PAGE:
XEmacs supports command line arguments you can use to request various actions when invoking Emacs. The commands are for compatibility with other editors and for sophisticated activities. If you are using XEmacs under the X window system, you can also use a number of standard Xt command line arguments. Command line arguments are not usually needed for editing with Emacs; new users can skip this section.

Many editors are designed to be started afresh each time you want to edit. You start the editor to edit one file; then exit the editor. The next time you want to edit either another file or the same one, you start the editor again. Under these circumstances, it makes sense to use a command line argument to say which file to edit.

The recommended way to use XEmacs is to start it only once, just after you log in, and do all your editing in the same Emacs process. Each time you want to edit a file, you visit it using the existing Emacs. Emacs creates a new buffer for each file, and (unless you kill some of the buffers) Emacs eventually has many files in it ready for editing. Usually you do not kill the Emacs process until you are about to log out. Since you usually read files by typing commands to Emacs, command line arguments for specifying a file when Emacs is started are seldom needed.

Emacs accepts command-line arguments that specify files to visit, functions to call, and other activities and operating modes. If you are running XEmacs under the X window system, a number of standard Xt command line arguments are available, as well as a few X parameters that are XEmacs-specific.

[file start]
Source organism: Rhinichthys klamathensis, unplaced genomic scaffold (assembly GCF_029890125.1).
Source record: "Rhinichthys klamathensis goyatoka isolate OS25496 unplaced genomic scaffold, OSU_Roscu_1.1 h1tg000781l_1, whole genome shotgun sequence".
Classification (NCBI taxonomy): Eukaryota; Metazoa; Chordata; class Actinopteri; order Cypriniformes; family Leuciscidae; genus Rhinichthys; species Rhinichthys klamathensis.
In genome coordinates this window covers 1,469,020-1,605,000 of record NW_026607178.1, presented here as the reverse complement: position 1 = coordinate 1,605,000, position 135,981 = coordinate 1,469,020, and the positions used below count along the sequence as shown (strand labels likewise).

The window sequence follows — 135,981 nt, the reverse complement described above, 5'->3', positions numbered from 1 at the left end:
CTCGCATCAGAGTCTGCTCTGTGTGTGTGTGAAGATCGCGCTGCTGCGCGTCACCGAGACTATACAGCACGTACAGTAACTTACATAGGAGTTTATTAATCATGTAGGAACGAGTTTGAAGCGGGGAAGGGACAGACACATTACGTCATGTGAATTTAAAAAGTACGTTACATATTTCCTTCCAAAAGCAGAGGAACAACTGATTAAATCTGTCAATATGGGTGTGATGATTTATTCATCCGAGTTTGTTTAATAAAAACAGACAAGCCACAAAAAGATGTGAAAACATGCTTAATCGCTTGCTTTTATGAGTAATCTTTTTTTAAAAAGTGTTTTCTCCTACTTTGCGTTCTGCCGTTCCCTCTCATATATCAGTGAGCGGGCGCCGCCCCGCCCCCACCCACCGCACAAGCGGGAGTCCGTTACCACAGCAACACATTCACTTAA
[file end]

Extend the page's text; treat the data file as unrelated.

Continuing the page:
Options with long names with a single initial hyphen are also recognized with the GNU double initial hyphen syntax. (The reverse is not true.)

The following subsections list:

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3.2.1 Command Line Arguments for Any Position

Command line arguments are processed in the order they appear on the command line; however, certain arguments (the ones in the second table) must be at the front of the list if they are used.

Here are the arguments allowed:


Visit file using find-file. See section Visiting Files.

+linenum file

Visit file using find-file, then go to line number linenum in it.

-load file
-l file

Load a file file of Lisp code with the function load. See section Libraries of Lisp Code for Emacs.

-funcall function
-f function